Sea spiders commonly use their well-developed and flexible proboscis to eat. They use it to pierce their prey and suck out tissue. To do this, it holds and immobilizes the prey with its front legs, using their mobile claws. Their rear legs are used to stabilize themselves on the substrate while absorbing the victim's body fluids.
Some species of sea spiders catch and feed on marine animals that produce toxins, but they often prey on young ones that have not developed these harmful compounds. In some cases, they can tolerate a certain amount of toxin without being harmed.
Some of the animals that sea spiders consume are:
- Segmented worms
- Sea sponges
To hunt, sea spiders can walk on the sea floor with their long stilt-like legs. They can also move by swimming over their prey. Those that have parasitic habits usually remain attached to their victims.
Reproduction of sea spiders
Sea spiders have separate sexes, although there is a description of a hermaphroditic species in the scientific literature. The sexual organs include the ovaries in females. The testicles of males are in the dorsal region. Both males and females can be with several partners and monogamy has not been reported.
Fertilization occurs externally. The couple aligns their legs where the genital pores are located. The female then releases the eggs and the male the sperm, allowing fertilization to occur. A peculiarity in sea spiders is that it is the males who take care of the eggs and the young. These take the fertilized eggs in their ovigers, until the moment of hatching.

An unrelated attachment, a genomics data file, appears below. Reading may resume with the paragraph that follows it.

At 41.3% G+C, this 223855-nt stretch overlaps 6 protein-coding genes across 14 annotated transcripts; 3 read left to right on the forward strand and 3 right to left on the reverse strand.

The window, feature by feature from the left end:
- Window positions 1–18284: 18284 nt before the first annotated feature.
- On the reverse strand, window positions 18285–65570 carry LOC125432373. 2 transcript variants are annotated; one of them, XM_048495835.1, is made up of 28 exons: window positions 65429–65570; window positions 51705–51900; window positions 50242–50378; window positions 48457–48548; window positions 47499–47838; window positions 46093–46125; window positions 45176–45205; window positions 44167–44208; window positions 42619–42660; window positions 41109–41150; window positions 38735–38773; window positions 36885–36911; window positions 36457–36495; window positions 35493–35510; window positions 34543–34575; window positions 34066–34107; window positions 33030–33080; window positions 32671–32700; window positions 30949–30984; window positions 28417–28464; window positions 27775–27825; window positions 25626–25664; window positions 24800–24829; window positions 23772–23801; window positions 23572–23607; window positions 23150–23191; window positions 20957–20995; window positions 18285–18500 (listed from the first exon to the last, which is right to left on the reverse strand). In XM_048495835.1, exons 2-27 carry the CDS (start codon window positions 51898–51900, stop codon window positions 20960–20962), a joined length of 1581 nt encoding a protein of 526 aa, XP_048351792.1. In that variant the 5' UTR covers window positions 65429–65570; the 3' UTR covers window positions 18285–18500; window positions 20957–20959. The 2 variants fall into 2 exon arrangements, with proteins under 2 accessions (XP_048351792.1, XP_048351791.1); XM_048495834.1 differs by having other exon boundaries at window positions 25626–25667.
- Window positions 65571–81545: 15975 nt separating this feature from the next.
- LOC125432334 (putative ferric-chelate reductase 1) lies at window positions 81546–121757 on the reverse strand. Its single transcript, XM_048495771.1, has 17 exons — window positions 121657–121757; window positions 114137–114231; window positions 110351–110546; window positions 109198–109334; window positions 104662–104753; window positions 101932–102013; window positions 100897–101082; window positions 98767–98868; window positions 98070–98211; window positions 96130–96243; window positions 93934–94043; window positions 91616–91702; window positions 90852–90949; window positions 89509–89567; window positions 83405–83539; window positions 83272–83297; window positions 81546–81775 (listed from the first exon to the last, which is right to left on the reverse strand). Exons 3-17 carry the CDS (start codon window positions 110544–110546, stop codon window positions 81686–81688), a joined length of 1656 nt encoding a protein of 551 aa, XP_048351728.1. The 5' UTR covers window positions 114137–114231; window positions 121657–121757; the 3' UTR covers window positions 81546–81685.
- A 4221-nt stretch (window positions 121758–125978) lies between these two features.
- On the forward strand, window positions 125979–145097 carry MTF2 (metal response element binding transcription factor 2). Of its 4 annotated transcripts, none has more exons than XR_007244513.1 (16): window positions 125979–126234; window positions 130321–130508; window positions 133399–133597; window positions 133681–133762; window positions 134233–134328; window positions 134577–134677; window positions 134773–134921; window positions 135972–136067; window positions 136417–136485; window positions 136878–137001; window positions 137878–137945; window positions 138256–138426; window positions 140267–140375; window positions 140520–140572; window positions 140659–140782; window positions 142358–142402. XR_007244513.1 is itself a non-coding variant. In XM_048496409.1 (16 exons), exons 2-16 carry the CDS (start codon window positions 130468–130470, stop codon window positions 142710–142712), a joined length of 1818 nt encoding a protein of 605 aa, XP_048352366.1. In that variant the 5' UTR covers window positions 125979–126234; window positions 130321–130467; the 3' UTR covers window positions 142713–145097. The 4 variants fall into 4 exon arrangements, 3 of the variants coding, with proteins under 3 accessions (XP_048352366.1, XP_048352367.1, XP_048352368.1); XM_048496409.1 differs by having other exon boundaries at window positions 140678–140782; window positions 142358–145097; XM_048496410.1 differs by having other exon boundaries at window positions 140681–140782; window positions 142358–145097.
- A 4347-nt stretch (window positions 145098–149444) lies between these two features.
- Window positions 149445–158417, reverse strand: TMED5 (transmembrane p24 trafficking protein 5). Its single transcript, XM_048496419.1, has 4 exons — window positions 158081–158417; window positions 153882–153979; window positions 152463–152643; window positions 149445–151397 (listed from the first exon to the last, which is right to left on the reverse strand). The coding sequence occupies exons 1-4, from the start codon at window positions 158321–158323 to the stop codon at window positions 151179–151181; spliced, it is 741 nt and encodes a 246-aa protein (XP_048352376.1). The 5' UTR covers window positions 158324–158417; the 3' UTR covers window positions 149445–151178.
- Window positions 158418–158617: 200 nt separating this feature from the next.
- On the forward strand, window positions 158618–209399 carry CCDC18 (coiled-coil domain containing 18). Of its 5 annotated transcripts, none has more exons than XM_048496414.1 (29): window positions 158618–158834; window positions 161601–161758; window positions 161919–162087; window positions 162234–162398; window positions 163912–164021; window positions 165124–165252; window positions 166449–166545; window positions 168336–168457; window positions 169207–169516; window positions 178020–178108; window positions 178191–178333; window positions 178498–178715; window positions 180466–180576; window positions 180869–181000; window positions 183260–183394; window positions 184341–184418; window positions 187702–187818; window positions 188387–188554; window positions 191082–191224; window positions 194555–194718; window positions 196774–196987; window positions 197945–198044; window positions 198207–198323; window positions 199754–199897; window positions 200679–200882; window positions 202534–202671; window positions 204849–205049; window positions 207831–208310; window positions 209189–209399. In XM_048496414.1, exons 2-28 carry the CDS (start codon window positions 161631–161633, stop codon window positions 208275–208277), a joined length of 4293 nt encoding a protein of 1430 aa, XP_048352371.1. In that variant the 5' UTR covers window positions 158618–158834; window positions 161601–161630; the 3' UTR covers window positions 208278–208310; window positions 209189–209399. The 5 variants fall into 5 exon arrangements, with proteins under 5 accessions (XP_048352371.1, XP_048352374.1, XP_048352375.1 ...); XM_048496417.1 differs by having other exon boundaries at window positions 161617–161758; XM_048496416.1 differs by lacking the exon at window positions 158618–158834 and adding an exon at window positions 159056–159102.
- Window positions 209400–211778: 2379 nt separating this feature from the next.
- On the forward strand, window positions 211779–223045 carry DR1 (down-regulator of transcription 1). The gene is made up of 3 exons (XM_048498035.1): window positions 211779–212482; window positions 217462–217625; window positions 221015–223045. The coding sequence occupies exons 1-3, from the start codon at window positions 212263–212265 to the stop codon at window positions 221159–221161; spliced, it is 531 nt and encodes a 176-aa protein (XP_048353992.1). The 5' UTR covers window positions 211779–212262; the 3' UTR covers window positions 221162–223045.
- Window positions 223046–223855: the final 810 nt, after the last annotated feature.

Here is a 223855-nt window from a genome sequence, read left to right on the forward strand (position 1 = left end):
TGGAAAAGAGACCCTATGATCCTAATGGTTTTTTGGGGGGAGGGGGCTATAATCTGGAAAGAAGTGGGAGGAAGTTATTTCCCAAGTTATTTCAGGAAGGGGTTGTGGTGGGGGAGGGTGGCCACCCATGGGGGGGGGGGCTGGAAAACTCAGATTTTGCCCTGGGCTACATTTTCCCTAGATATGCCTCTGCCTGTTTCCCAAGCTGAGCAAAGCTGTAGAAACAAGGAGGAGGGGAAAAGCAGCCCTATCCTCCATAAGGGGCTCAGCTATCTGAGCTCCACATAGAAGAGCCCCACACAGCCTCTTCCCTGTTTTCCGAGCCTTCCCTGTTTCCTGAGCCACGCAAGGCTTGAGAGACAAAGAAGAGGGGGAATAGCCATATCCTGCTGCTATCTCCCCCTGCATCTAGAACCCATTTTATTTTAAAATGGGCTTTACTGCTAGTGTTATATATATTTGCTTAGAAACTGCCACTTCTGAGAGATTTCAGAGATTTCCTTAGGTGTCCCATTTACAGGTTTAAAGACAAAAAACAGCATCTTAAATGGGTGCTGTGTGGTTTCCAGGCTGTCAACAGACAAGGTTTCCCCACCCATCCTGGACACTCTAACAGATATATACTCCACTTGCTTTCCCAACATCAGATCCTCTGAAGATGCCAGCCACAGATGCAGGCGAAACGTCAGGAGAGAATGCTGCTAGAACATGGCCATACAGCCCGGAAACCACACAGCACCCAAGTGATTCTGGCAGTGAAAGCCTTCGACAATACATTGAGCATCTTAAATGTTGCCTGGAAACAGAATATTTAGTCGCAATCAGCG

Sea spiders hatch as larvae, the type of which varies depending on the species. During the first juvenile stage the larvae continue to be cared for by the males. In the larval stage, sea spiders have a caecum, a head and only 3 pairs of cephalic appendages. Its development begins at this point and the other parts of the body emerge until it becomes an adult.
Depending on the larval form, after the first stage when they no longer depend on the father, sea spiders can be free-living or be a type of parasitic cyst. The maintain this form until adulthood.
Sea spiders do not have a long life expectancy. It can is often around a year since they are animals that are highly preyed upon by seabirds, rays and other fish, as well as crabs. For this reason, pycnogonids, usually have a single reproductive cycle if they are lucky enough to reach adulthood.
Now you know about these odd-looking marine creatures, you may want to discover some more. You can do so with our article on the weirdest-looking fish in the sea.
If you want to read similar articles to Sea Spiders - Types, Characteristics and Habitat, we recommend you visit our Facts about the animal kingdom category.